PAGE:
There are several strategies to help you knock out credit card debt fast. Regardless of the method you choose, stick with the plan and track your progress along the way. Once you pay off your credit cards, you can allocate your debt payments to savings, which can help you avoid this situation in the future.  

2. You have bad credit

Bad credit is not only a sign that you may not be ready to take on a mortgage, it can also signal a high risk to

mortgage lenders
. A high-risk status results in higher interest rates and more strict requirements to qualify for a loan. A mortgage is one of the largest loans you’ll take out in your lifetime, and if you get behind on payments, you could lose your home. 

Just as with credit card debt, bad credit could be a result of past financial mistakes. Dedicating the time to repair bad credit and improve your credit score will help you beyond purchasing your dream home. 

Start by pulling a recent credit report from each of the three credit bureaus so you can review it for errors. Dispute any errors, address past-due accounts, and bring your overall debt balances down. It’s helpful to learn what has a negative effect on your credit score so you can avoid these mistakes in the future. 

3. You don’t have an emergency fund (or an inadequate one)

If you’re unable to save for a rainy day, you probably don’t have enough money to buy a house. Owning a home is a big responsibility, and unexpected expenses pop up all the time. In addition, you could lose your job, have a medical emergency, or another unexpected expense unrelated to the home. Maintaining an emergency fund is a good sign that you have discipline and are prepared for the responsibility of homeownership.

Many financial experts recommend saving at least six months of living expenses in an emergency fund. If you have variable income, own a business, or own a house, you should save more. To build an emergency fund, set money aside from each paycheck and automate transfers to make the process easier. Give your emergency fund a boost when you receive lump sums such as bonuses or tax refunds. Start by saving one month of living expenses and build from there. 

4. You don’t have separate savings for your home

I always advise clients to set aside savings for a home in addition to an emergency fund. It’s a bad idea to start homeownership with no savings. Whether you have unexpected expenses related or unrelated to the home, having no emergency fund after a home purchase will lead to unnecessary stress — and possibly more debt.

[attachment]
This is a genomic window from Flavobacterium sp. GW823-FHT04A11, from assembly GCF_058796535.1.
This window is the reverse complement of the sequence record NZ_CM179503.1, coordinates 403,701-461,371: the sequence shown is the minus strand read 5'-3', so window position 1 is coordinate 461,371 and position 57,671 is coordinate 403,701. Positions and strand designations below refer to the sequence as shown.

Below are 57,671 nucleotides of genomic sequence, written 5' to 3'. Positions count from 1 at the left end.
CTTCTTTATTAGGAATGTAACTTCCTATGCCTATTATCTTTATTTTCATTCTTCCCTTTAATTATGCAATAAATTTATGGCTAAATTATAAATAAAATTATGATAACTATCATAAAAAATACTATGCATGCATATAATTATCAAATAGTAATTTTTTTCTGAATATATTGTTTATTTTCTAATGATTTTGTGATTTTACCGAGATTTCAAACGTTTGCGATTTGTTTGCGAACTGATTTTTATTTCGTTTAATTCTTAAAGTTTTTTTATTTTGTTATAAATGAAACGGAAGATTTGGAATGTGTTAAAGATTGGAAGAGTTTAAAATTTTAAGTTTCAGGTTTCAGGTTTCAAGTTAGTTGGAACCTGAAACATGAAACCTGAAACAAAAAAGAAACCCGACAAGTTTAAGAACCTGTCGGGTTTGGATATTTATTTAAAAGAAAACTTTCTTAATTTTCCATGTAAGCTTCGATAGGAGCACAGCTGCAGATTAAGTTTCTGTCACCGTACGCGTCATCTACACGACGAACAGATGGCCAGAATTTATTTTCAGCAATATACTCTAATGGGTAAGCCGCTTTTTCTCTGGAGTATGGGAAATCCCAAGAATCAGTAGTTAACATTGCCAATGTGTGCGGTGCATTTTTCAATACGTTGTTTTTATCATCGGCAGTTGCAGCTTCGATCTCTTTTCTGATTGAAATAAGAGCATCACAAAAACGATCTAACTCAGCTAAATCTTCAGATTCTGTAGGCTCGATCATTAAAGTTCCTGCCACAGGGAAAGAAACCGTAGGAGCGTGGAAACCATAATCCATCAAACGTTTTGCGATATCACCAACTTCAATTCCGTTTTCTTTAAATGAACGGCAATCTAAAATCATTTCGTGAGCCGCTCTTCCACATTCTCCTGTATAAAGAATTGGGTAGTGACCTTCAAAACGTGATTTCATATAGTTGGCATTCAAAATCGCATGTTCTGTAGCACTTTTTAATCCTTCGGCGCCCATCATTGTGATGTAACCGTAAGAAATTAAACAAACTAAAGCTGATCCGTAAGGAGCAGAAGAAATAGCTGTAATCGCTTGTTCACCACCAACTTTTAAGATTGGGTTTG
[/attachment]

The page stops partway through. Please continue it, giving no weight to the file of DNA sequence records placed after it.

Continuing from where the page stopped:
When purchasing a home, you’re responsible for a down payment and closing costs. While a 20% down payment is ideal to avoid private mortgage insurance, a down payment of at least 3.5% is typically required. Closing costs can range from 2 to 5% of the home’s value. 

Also, you will have moving costs, costs to spruce up your new place (like new furniture or light cosmetic updates), and any initial maintenance and repairs. Be sure to budget for these items to know how much to save on top of your emergency fund. It doesn’t hurt to boost your emergency fund, too, in preparation for homeownership. 

5. You have a low savings rate

It’s much easier to develop good savings habits before you have a lot of responsibilities. To get on track for financial independence, several studies show that you should save at least 15% of your income. The longer you wait, the more you’ll need to save. 

If your savings rate is low before you purchase a home, it will most likely worsen after becoming a homeowner. Even if your mortgage is similar to your rent, ongoing maintenance and repairs, higher utilities, and homeowners association fees can wreak havoc on your budget. 

Take a look at your current savings rate and see if you’re on track for financial independence. If you’re saving less than 15 to 20% of your income, work to improve your savings rate before you consider buying a home. A strong savings habit can help you build your home savings fund faster and ensure that a home purchase doesn’t impede your long-term financial goals. Finally, understand how much house you can afford so you can avoid being house poor. 

Buying a home can be rewarding, and when done the right way, it’s a way to build wealth. Before you decide to buy a home, it’s important to understand your numbers and ensure that you’re ready for the commitment. Without preparation, your dream home could be detrimental to your long-term financial goals.

Chloe A. Moore, CFP, is the founder of Financial Staples, a virtual, fee-only financial planning firm based in Atlanta, Georgia and serving clients nationwide.